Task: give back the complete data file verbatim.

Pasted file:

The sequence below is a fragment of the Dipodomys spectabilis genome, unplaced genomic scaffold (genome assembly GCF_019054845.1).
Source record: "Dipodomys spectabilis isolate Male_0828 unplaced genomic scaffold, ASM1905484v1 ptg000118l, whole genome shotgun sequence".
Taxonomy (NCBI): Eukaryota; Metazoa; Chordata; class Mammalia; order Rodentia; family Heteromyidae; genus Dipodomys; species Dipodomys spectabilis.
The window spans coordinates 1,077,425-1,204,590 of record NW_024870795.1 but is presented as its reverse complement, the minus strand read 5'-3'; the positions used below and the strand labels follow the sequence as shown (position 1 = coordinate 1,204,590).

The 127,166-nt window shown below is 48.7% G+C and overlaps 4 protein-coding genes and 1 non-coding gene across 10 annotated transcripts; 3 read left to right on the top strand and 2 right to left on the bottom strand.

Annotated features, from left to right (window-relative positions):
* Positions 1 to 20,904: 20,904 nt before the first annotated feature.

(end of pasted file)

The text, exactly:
The sequence below is a fragment of the Dipodomys spectabilis genome, unplaced genomic scaffold (genome assembly GCF_019054845.1).
Source record: "Dipodomys spectabilis isolate Male_0828 unplaced genomic scaffold, ASM1905484v1 ptg000118l, whole genome shotgun sequence".
Taxonomy (NCBI): Eukaryota; Metazoa; Chordata; class Mammalia; order Rodentia; family Heteromyidae; genus Dipodomys; species Dipodomys spectabilis.
The window spans coordinates 1,077,425-1,204,590 of record NW_024870795.1 but is presented as its reverse complement, the minus strand read 5'-3'; the positions used below and the strand labels follow the sequence as shown (position 1 = coordinate 1,204,590).

The 127,166-nt window shown below is 48.7% G+C and overlaps 4 protein-coding genes and 1 non-coding gene across 10 annotated transcripts; 3 read left to right on the top strand and 2 right to left on the bottom strand.

Annotated features, from left to right (window-relative positions):
* Positions 1 to 20,904: 20,904 nt before the first annotated feature.